The independent variable is the variable expected to account for (the “cause” of)
>>>>>>>
i agree and subscribe to "correlation doesnt substantiate causation"

so, if we are seeing an observation of that an apple falls.. we then point to gravity as the cause (the independent variable).. is this not correct? but if it is, how do we vary it to prove that it is? or is there another way as i suggested?

Other people have addressed the actual question re: experimental tests of gravity, however, I wanted to clear up a couple of misconceptions expressed here. Both of the comments in parentheses are incorrect.

Statistics establishes correlation, and correlation is not causation. Because correlation is not causation it is not necessary that the independent variable be the cause. The important thing is that the independent variable be known with high accuracy so that all of the uncertainty can be attributed to uncertainty in the dependent variable.

Also, there can be as many independent variables as you like. Two is a good number, but not a requirement.

#### zanick

this is what i was thinking as well. would you need to go to the equator and prove things weigh (force due to gravity ) less there due to centripetal force of the earth's spin on the mass, OR, go to a high altitude and see the predictive force to be less? But , my thought of changing the mass or the time of the falls is altering the dependent variable , not the independent variable. (the cause being gravity)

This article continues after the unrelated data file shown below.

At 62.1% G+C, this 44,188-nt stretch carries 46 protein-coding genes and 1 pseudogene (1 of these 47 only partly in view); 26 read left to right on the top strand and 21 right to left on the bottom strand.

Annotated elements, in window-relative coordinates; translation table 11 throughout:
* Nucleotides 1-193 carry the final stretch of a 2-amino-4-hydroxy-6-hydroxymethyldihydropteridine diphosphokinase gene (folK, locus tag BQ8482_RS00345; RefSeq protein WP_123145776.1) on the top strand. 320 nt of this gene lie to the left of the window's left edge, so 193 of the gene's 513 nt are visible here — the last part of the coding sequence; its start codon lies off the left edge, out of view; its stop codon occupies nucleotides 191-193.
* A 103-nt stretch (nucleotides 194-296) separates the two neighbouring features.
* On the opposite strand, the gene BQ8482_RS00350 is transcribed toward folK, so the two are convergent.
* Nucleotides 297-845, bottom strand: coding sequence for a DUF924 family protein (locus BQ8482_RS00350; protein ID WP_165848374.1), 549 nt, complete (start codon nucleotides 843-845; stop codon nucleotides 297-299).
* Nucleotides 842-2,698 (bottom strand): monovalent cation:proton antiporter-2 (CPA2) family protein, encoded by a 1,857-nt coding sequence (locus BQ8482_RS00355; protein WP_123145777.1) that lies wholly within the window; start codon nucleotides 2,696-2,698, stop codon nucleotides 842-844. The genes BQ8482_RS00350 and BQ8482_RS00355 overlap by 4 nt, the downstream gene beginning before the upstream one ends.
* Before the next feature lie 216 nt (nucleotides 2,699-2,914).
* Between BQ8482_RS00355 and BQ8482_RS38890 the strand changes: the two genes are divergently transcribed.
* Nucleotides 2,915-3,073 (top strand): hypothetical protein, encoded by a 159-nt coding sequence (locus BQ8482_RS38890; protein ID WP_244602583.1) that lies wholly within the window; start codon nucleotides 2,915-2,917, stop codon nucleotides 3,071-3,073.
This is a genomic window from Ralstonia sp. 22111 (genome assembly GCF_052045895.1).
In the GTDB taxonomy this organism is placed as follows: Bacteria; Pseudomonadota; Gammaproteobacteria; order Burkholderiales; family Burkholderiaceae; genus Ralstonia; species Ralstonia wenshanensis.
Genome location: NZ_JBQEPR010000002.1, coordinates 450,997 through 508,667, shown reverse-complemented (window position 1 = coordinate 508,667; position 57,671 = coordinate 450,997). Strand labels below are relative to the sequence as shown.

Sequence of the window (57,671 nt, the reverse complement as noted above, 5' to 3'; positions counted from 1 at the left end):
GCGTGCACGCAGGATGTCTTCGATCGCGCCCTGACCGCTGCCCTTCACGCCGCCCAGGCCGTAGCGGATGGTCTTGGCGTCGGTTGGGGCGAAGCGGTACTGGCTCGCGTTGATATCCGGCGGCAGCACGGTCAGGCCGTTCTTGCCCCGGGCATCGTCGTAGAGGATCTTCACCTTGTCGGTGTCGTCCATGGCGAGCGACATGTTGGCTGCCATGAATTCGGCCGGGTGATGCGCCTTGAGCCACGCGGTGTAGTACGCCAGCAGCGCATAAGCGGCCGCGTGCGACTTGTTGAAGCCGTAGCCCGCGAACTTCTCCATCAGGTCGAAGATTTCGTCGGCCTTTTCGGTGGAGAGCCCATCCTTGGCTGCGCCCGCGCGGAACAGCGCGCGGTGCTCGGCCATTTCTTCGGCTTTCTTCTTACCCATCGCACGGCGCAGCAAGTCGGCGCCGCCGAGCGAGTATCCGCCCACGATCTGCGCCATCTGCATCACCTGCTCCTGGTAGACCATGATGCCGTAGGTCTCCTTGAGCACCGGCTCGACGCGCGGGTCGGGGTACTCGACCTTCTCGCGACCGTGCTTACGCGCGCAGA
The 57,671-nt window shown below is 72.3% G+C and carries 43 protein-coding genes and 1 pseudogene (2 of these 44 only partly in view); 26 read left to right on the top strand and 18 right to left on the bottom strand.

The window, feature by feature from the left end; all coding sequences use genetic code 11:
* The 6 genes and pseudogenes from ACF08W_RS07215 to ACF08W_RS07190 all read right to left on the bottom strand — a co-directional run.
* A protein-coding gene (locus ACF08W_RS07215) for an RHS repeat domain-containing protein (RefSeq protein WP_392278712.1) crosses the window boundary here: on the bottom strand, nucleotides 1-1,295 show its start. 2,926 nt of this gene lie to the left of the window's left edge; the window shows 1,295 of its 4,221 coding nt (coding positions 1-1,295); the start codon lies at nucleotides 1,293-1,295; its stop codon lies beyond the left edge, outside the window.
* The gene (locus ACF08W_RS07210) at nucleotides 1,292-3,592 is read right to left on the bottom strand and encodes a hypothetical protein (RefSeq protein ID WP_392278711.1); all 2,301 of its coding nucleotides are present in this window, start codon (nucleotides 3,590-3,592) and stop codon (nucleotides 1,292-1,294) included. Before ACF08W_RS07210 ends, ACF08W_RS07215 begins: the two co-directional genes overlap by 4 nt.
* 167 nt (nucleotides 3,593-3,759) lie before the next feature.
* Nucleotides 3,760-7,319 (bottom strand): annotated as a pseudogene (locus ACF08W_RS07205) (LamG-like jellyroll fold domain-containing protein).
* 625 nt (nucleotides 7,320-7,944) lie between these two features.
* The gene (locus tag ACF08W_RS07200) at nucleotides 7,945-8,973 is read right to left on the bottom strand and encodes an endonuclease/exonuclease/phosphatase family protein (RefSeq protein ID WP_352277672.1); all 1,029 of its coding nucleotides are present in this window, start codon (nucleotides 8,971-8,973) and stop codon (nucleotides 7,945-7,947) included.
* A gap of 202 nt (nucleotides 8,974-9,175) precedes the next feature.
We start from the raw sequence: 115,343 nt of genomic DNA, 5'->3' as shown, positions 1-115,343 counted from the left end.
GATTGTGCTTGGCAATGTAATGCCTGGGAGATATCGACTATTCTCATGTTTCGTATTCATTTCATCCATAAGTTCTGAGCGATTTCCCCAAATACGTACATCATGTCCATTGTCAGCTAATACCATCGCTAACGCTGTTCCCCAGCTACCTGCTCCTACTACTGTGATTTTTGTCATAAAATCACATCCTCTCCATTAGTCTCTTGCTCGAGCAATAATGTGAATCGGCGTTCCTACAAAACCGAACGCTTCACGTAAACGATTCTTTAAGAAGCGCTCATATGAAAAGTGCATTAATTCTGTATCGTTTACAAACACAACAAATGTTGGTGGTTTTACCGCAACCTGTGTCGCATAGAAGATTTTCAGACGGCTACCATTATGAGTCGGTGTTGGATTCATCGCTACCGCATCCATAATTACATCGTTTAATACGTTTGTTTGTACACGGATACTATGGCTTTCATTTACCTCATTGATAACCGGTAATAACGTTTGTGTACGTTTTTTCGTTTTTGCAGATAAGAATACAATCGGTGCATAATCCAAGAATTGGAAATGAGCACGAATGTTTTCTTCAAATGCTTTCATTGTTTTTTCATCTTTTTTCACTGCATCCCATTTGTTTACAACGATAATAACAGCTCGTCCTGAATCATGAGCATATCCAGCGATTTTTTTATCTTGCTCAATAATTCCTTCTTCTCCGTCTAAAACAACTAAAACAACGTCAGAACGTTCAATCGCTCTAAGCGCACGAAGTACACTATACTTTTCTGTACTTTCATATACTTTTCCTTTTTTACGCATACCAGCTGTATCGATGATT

Early work on Gravity involved the study of Pendulums. The timescales are so much longer than for free falling bodies and the same sorts of concussions can be arrived at - e.g. independence of time taken and mass.

PS Altering Gravity is beyond the scope of kitchen table experiments; you would need to go to the Moon or Mars. A less drastic approach could be to go to high latitudes (ideally the N Pole) and compare the pendulum period with what it does at the Equator. This would require some more accurate measurements than doing it on the Moon.

#### zanick

the hypothesis is that gravity cause objects to fall toward the surface of the earth.

If someone asks , how do you know". then it is good to use the scientific method to explain/test it.
If something is falling, it could have a force from somewhere else acting on it, it could be self propelled, it could magnetized, etc..... If we are trying to prove that gravity is the force that makes something fall , what is the best way to use the scientific method to do this?

Yes, i have done the experiments many times for gravity. we get acceleration rates and then deduce a force required to follow A=f/m.

So, if we are testing the "effects" of gravity, that seems to be easier. Gravity creates a force that causes acceleration of objects to fall at 9.8 m per second^2. this is where i get a little confused. If we start changing the mass of the objects and do our observations, are we not changing the dependent variable? ( we see the object fall( dependat variable)... why does it fall..... if it is gravity (cause) , isnt that the independent variable? if so, how to we change /alter it to prove that it is? )

.